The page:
Review: 'Musica en Espera'
Argentine Comedy Opens 11th Annual Cinema en tu Idioma
The San Diego Latino Film Festival kicks off the 11th season of its Cinema en tu Idioma film series. Opening this year’s event are a pair of romantic comedies, "Regresa" and "Musica en Espera" (opening August 13 at the Ultrastar Mission Valley Theaters at Hazard Center). The latter caught my eye because it's also about filmmaking. Listen to my review.
Ezequiel (Diego Peretti) composes music for the movies but his latest score has left his director less than satisfied. The director wants something memorable, perhaps like what Ennio Morricone did for the spaghetti westerns. But creating a signature theme like "The Good, the Bad, and the Ugly" is no easy task especially when you have a creative road block like the one Ezequiel is facing. He simply can’t write anything. So, during a moment of procrastination he calls his bank to deal with delinquent payments on his home. He keeps getting transferred and put on hold. But just when he’s at the end of his rope, he hears music that suddenly inspires him. But before he can write down the notes his call is connected. Now he’s desperate to hear the music again. So he decides to go down to the bank to try and listen to all the call waiting music on the office phones. That’s when he meets Paula (Natalia Oreiro), a pregnant bank employee. Because of her circumstances she just happens to be in need of a stand in boyfriend to fool her visiting mother (Norma Aleandro).
In a moment of desperation, Paula turns Ezequiel into her missing boyfriend Santiago. So begin the comic romantic entanglements of “Musica en Espera.” The film doesn’t sparkle in quite the same way that the American screwball comedies of the 30s and 40s did but it does have a sense of fun that’s appealing. First time director Hernan Golfrid endows the film with a breezy pace that keeps the plot moving. He doesn’t waste time with a lot of set up or explanation but rather just throws us and Ezequiel into the midst of the comic chaos.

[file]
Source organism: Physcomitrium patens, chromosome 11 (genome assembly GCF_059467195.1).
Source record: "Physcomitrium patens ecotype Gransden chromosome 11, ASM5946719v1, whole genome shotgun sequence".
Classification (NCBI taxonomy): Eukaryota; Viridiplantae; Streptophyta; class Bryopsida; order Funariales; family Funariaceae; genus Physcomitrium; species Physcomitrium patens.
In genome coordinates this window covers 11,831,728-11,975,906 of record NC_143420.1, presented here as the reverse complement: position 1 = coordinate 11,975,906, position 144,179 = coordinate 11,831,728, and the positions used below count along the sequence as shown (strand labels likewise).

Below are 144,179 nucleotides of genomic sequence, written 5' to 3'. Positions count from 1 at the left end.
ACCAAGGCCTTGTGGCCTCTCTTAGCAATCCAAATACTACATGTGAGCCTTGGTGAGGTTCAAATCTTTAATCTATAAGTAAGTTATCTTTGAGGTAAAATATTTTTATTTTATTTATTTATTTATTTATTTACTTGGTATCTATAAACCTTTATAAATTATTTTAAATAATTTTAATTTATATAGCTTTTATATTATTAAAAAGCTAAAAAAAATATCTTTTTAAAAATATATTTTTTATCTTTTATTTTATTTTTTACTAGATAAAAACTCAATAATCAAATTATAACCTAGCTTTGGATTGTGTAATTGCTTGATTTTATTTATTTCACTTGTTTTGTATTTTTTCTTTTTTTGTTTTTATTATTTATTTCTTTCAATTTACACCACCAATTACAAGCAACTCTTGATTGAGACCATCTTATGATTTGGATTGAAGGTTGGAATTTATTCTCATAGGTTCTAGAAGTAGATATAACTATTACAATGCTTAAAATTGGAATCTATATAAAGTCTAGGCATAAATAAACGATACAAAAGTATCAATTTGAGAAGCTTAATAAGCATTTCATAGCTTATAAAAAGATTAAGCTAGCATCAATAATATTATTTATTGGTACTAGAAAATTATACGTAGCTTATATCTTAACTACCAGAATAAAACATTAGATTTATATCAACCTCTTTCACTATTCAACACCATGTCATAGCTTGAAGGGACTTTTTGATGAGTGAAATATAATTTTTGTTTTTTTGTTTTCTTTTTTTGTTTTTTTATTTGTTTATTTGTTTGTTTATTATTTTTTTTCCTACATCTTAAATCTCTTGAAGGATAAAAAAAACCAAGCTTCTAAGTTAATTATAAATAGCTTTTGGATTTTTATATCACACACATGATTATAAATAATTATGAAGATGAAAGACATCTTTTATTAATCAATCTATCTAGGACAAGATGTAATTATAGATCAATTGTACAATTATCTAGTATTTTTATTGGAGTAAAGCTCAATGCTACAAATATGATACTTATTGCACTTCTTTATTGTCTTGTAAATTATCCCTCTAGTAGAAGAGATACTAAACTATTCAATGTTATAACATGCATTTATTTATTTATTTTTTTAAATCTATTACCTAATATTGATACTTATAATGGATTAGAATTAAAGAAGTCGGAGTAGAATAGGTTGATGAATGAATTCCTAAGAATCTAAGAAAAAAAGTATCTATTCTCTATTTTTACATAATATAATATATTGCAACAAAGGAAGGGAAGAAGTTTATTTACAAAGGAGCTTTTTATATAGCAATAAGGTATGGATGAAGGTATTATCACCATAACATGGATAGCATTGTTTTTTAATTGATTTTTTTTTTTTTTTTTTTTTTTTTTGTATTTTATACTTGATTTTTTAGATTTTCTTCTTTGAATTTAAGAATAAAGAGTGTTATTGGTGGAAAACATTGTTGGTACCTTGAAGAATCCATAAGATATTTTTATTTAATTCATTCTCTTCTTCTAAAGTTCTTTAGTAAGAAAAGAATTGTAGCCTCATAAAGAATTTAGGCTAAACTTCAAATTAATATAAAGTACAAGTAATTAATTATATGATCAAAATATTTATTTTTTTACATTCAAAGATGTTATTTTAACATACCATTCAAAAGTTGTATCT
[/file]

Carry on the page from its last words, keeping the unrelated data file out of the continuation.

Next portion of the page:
The film is by no means complex and it has nothing on its mind other than a desire to entertain. That makes it a perfect diversion in these dog days of summer. It also helps to have veteran actress Norma Aleandro play Paula’s mother. Alenadro brings a regal star presence to the film and adds a touch of class to the production.
Actor Diego Peretti brings a shaggy dog charm to Ezequiel. He takes to his sudden daddy-to-be status with actual tenderness and sweetness. So when Paula’s trying to cope with some discomfort from the fetus kicking and moving around, Ezequiel places headphones on her stomach and plays Bach to soothe the baby. It’s a delightful scene and reveals the growing intimacy between the two characters who only met the day before.
The film also takes some jabs at the movie industry. Ezequiel’s director comes across as rather pompous and shallow. At one point he proclaims that he will fight for the type of music Ezequiel wants to compose just as he will fight for his actress’ full frontal nude shots in the film. Art is not foremost on his mind but he’s an amusing character.
In fact, that’s one of the strengths of the film. The supporting cast of characters are all nicely drawn and given defining quirks. Paula’s boss, for instance, is obsessed with games and puzzles. So all Paula has to do to get a little free time is to distract her boss with something like a Rubik’s Cube.
There’s irony to the bright and breezy tone of the two films opening this year’s annual Cinema en tu Idioma. The film series, like the film festivals using the UltraStar Mission Valley Theaters as their venue, is in search of a new home. The theaters are set for demolition in the next couple years. But for now you can go and escape reality for a few hours with the Latin romantic comedies “Musica en Espera” and “Regressa.”
Companion viewing: "Modern Romance," "Only Human," "The Miracle of Morgan Creek"